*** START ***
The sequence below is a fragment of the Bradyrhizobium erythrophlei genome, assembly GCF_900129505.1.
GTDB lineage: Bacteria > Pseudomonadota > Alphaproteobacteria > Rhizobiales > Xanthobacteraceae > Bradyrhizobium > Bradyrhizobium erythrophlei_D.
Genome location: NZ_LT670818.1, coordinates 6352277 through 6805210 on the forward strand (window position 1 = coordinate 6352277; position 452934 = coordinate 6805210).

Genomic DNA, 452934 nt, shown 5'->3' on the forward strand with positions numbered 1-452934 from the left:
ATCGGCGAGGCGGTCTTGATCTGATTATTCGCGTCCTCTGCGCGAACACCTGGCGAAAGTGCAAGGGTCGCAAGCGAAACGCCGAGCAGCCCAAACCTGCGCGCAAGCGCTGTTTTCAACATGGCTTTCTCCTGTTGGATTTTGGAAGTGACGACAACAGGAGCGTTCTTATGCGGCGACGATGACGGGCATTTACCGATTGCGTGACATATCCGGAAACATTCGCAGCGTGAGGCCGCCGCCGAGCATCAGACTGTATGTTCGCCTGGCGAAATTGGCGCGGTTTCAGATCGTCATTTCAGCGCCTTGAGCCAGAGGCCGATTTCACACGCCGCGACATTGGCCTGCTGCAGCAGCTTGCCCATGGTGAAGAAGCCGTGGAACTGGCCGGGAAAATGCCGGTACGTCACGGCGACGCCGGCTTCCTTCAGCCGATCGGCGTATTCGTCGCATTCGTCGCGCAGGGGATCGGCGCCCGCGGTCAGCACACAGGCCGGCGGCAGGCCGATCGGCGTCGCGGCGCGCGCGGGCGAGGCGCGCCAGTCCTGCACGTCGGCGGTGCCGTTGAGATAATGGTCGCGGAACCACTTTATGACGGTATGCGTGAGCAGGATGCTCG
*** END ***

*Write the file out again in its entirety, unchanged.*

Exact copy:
The sequence below is a fragment of the Bradyrhizobium erythrophlei genome, assembly GCF_900129505.1.
GTDB lineage: Bacteria > Pseudomonadota > Alphaproteobacteria > Rhizobiales > Xanthobacteraceae > Bradyrhizobium > Bradyrhizobium erythrophlei_D.
Genome location: NZ_LT670818.1, coordinates 6352277 through 6805210 on the forward strand (window position 1 = coordinate 6352277; position 452934 = coordinate 6805210).

Genomic DNA, 452934 nt, shown 5'->3' on the forward strand with positions numbered 1-452934 from the left:
ATCGGCGAGGCGGTCTTGATCTGATTATTCGCGTCCTCTGCGCGAACACCTGGCGAAAGTGCAAGGGTCGCAAGCGAAACGCCGAGCAGCCCAAACCTGCGCGCAAGCGCTGTTTTCAACATGGCTTTCTCCTGTTGGATTTTGGAAGTGACGACAACAGGAGCGTTCTTATGCGGCGACGATGACGGGCATTTACCGATTGCGTGACATATCCGGAAACATTCGCAGCGTGAGGCCGCCGCCGAGCATCAGACTGTATGTTCGCCTGGCGAAATTGGCGCGGTTTCAGATCGTCATTTCAGCGCCTTGAGCCAGAGGCCGATTTCACACGCCGCGACATTGGCCTGCTGCAGCAGCTTGCCCATGGTGAAGAAGCCGTGGAACTGGCCGGGAAAATGCCGGTACGTCACGGCGACGCCGGCTTCCTTCAGCCGATCGGCGTATTCGTCGCATTCGTCGCGCAGGGGATCGGCGCCCGCGGTCAGCACACAGGCCGGCGGCAGGCCGATCGGCGTCGCGGCGCGCGCGGGCGAGGCGCGCCAGTCCTGCACGTCGGCGGTGCCGTTGAGATAATGGTCGCGGAACCACTTTATGACGGTATGCGTGAGCAGGATGCTCG